A film often smartly attuned to language, Beatriz at Dinner — a sober comedy about class clash and soft-to-hard racism directed by Miguel Arteta and written by Mike White — operates in several different idioms. English and Spanish (sometimes unsubtitled) are spoken, as are the lexicons of healing and affluence specific to Southern California, here just as often dissonant with each other as they are consonant.
The first 10 or so minutes of this fleet, dialogue- and dialectic-heavy film, though, are mostly wordless, tracing the routine of Beatriz (Salma Hayek), a self-described health therapist who works primarily in a cancer center, tending to the ill through massage. Beatriz also has private clients, including Kathy (Connie Britton), a Newport Beach matron who has requested an at-home rubdown before a dinner party she and her husband (David Warshofsky) are hosting. After the session, the healer's car won't start, and Kathy insists she join their six-person supper.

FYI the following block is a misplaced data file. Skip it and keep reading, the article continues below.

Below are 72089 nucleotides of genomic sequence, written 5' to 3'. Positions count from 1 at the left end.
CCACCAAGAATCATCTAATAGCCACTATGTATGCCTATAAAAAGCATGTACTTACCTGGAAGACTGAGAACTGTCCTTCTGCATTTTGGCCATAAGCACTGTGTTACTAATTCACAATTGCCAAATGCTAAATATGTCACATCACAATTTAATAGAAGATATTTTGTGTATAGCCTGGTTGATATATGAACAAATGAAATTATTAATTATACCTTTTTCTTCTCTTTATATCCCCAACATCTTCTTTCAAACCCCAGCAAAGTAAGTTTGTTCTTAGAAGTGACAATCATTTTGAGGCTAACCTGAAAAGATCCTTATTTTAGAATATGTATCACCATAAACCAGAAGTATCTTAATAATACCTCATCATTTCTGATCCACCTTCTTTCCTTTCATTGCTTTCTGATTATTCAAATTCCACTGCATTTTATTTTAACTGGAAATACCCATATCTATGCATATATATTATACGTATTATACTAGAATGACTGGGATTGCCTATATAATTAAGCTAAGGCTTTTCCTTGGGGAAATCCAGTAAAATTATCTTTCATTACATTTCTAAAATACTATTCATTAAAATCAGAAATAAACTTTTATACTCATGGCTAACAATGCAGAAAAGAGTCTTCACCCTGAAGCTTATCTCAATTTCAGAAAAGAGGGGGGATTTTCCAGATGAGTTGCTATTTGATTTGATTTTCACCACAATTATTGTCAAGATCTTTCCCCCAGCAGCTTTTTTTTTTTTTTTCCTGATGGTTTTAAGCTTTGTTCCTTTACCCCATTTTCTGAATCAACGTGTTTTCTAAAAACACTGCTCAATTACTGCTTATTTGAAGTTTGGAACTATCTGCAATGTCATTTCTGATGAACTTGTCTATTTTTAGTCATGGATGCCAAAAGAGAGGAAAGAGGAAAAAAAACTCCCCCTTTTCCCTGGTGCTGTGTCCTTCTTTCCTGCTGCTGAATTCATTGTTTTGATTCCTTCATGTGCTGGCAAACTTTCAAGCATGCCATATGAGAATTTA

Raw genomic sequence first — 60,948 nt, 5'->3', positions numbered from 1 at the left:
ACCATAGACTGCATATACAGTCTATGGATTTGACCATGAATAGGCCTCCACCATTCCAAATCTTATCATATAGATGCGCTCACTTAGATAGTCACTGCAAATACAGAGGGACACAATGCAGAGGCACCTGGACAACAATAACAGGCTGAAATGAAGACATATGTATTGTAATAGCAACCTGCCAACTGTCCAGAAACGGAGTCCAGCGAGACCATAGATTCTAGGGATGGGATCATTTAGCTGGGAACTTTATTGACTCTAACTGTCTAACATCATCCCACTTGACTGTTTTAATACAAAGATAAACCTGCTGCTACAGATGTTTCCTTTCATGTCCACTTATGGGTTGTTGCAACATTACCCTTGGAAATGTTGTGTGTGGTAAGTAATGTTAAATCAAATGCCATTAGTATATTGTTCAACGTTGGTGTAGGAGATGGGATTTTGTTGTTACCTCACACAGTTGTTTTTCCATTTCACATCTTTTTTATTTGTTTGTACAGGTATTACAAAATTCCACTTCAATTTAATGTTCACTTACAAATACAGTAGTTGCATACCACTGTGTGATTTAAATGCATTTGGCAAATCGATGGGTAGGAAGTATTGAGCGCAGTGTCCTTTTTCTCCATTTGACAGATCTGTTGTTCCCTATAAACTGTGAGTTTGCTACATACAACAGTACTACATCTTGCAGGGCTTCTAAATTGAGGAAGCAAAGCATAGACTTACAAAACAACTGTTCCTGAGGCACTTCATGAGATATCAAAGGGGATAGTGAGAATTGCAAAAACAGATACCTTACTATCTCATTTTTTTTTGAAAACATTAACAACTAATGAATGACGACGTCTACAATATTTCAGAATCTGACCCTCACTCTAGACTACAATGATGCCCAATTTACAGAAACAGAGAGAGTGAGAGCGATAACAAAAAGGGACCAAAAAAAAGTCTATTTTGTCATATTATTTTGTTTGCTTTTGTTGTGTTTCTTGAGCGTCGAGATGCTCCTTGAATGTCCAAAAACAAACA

"She's not a housekeeper or anything — she's a friend of the family," Kathy pleads to Grant, who is reluctant to let khaki-clad Beatriz sit at the table with their soigné associates. That's one of several blistering lines that efficiently reveal appalling caste system and presumptions of intimacy. As other white moneyed couples arrive — played by Jay Duplass, Chloë Sevigny, John Lithgow and Amy Landecker — Beatriz finds herself either patronizingly listened to by the wives or insulted by the husbands.
Beatriz has good comebacks, recalling her protest work against land developers in her native Mexico. But she is not a saint; she can be fatiguingly sanctimonious, her wearisome traits finely calibrated by Hayek. Yet these nuances begin to harden into the manichean in the final act.